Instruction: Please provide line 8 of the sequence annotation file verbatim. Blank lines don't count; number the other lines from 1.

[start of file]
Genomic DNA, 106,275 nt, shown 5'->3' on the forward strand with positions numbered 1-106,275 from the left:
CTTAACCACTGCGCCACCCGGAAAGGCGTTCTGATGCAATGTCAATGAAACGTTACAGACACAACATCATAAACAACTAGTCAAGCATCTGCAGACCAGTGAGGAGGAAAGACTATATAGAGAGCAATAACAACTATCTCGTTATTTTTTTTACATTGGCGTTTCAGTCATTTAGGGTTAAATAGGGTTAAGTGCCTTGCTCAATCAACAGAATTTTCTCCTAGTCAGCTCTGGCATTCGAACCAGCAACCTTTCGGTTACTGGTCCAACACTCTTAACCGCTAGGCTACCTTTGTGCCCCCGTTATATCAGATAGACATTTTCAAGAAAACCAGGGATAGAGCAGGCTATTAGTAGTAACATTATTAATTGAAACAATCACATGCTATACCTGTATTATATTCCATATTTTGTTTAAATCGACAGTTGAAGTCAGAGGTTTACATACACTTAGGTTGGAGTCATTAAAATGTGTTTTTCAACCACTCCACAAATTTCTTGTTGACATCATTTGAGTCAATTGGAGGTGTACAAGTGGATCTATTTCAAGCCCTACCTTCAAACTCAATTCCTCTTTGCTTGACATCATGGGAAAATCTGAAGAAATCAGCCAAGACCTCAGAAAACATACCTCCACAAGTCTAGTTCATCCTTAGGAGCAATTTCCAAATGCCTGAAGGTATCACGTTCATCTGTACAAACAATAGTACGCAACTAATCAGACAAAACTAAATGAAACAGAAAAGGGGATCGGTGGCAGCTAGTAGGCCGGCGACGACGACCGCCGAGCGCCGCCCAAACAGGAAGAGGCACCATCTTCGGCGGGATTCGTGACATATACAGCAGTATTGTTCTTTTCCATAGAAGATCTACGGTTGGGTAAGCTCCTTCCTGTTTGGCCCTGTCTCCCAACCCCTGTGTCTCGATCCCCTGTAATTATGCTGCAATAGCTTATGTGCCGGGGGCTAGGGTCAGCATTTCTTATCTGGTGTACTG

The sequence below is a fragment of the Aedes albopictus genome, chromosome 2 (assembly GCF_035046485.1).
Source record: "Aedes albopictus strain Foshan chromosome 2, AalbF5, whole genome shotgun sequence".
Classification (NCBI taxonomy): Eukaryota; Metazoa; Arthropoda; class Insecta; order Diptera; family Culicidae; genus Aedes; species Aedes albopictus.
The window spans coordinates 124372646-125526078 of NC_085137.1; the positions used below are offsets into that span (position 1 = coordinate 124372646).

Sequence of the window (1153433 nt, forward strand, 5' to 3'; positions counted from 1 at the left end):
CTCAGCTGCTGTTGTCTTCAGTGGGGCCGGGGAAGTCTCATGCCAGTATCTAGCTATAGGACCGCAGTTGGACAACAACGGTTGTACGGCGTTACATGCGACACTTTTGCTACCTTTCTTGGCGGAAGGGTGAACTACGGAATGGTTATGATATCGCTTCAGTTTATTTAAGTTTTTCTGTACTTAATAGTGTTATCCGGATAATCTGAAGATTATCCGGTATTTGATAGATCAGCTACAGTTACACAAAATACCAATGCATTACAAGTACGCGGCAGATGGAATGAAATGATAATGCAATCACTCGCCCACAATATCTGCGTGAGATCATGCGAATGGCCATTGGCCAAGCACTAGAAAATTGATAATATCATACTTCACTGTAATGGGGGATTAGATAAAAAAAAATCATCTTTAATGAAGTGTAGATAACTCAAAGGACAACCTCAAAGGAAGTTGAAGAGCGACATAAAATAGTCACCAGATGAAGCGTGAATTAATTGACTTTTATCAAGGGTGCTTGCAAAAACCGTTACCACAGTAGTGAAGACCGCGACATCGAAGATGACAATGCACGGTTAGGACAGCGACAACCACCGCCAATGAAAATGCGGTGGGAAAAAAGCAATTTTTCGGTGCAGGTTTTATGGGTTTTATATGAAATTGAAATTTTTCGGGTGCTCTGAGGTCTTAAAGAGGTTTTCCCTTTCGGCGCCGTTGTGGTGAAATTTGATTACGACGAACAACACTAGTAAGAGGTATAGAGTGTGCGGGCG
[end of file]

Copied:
CTCAGCTGCTGTTGTCTTCAGTGGGGCCGGGGAAGTCTCATGCCAGTATCTAGCTATAGGACCGCAGTTGGACAACAACGGTTGTACGGCGTTACATGCGACACTTTTGCTACCTTTCTTGGCGGAAGGGTGAACTACGGAATGGTTATGATATCGCTTCAGTTTATTTAAGTTTTTCTGTACTTAATAGTGTTATCCGGATAATCTGAAGATTATCCGGTATTTGATAGATCAGCTACAGTTACACAAAATACCAATGCATTACAAGTACGCGGCAGATGGAATGAAATGATAATGCAATCACTCGCCCACAATATCTGCGTGAGATCATGCGAATGGCCATTGGCCAAGCACTAGAAAATTGATAATATCATACTTCACTGTAATGGGGGATTAGATAAAAAAAAATCATCTTTAATGAAGTGTAGATAACTCAAAGGACAACCTCAAAGGAAGTTGAAGAGCGACATAAAATAGTCACCAGATGAAGCGTGAATTAATTGACTTTTATCAAGGGTGCTTGCAAAAACCGTTACCACAGTAGTGAAGACCGCGACATCGAAGATGACAATGCACGGTTAGGACAGCGACAACCACCGCCAATGAAAATGCGGTGGGAAAAAAGCAATTTTTCGGTGCAGGTTTTATGGGTTTTATATGAAATTGAAATTTTTCGGGTGCTCTGAGGTCTTAAAGAGGTTTTCCCTTTCGGCGCCGTTGTGGTGAAATTTGATTACGACGAACAACACTAGTAAGAGGTATAGAGTGTGCGGGCG